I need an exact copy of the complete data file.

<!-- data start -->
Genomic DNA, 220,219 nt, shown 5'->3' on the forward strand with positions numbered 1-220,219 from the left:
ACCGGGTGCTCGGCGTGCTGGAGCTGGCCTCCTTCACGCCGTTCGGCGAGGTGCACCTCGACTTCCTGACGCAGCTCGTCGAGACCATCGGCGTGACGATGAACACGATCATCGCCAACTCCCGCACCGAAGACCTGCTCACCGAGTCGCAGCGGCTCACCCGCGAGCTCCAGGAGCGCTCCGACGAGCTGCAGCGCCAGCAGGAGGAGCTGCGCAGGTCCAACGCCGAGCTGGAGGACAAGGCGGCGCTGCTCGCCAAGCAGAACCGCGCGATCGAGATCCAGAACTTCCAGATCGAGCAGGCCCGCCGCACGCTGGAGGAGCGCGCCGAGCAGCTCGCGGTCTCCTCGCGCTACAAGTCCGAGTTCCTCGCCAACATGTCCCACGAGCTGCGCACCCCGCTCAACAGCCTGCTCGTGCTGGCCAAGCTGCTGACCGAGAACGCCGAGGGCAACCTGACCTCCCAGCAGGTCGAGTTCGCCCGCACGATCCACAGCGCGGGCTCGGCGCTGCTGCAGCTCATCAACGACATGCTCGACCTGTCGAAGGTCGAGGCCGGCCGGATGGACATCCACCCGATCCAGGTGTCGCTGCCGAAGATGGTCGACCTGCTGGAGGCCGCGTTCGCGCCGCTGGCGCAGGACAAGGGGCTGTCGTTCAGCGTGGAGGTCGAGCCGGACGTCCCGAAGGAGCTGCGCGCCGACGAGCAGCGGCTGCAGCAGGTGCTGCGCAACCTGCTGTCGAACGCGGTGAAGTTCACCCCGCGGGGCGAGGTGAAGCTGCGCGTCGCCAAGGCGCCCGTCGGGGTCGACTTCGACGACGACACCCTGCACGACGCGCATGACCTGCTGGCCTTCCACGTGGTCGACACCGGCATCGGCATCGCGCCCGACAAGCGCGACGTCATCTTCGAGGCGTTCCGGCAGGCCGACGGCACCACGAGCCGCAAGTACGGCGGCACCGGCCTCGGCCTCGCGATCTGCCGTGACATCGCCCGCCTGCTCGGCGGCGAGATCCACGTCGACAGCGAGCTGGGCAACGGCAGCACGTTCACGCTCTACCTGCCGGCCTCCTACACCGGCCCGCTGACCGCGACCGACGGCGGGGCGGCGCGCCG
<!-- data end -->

Genomic DNA, 220,219 nt, shown 5'->3' on the forward strand with positions numbered 1-220,219 from the left:
ACCGGGTGCTCGGCGTGCTGGAGCTGGCCTCCTTCACGCCGTTCGGCGAGGTGCACCTCGACTTCCTGACGCAGCTCGTCGAGACCATCGGCGTGACGATGAACACGATCATCGCCAACTCCCGCACCGAAGACCTGCTCACCGAGTCGCAGCGGCTCACCCGCGAGCTCCAGGAGCGCTCCGACGAGCTGCAGCGCCAGCAGGAGGAGCTGCGCAGGTCCAACGCCGAGCTGGAGGACAAGGCGGCGCTGCTCGCCAAGCAGAACCGCGCGATCGAGATCCAGAACTTCCAGATCGAGCAGGCCCGCCGCACGCTGGAGGAGCGCGCCGAGCAGCTCGCGGTCTCCTCGCGCTACAAGTCCGAGTTCCTCGCCAACATGTCCCACGAGCTGCGCACCCCGCTCAACAGCCTGCTCGTGCTGGCCAAGCTGCTGACCGAGAACGCCGAGGGCAACCTGACCTCCCAGCAGGTCGAGTTCGCCCGCACGATCCACAGCGCGGGCTCGGCGCTGCTGCAGCTCATCAACGACATGCTCGACCTGTCGAAGGTCGAGGCCGGCCGGATGGACATCCACCCGATCCAGGTGTCGCTGCCGAAGATGGTCGACCTGCTGGAGGCCGCGTTCGCGCCGCTGGCGCAGGACAAGGGGCTGTCGTTCAGCGTGGAGGTCGAGCCGGACGTCCCGAAGGAGCTGCGCGCCGACGAGCAGCGGCTGCAGCAGGTGCTGCGCAACCTGCTGTCGAACGCGGTGAAGTTCACCCCGCGGGGCGAGGTGAAGCTGCGCGTCGCCAAGGCGCCCGTCGGGGTCGACTTCGACGACGACACCCTGCACGACGCGCATGACCTGCTGGCCTTCCACGTGGTCGACACCGGCATCGGCATCGCGCCCGACAAGCGCGACGTCATCTTCGAGGCGTTCCGGCAGGCCGACGGCACCACGAGCCGCAAGTACGGCGGCACCGGCCTCGGCCTCGCGATCTGCCGTGACATCGCCCGCCTGCTCGGCGGCGAGATCCACGTCGACAGCGAGCTGGGCAACGGCAGCACGTTCACGCTCTACCTGCCGGCCTCCTACACCGGCCCGCTGACCGCGACCGACGGCGGGGCGGCGCGCCG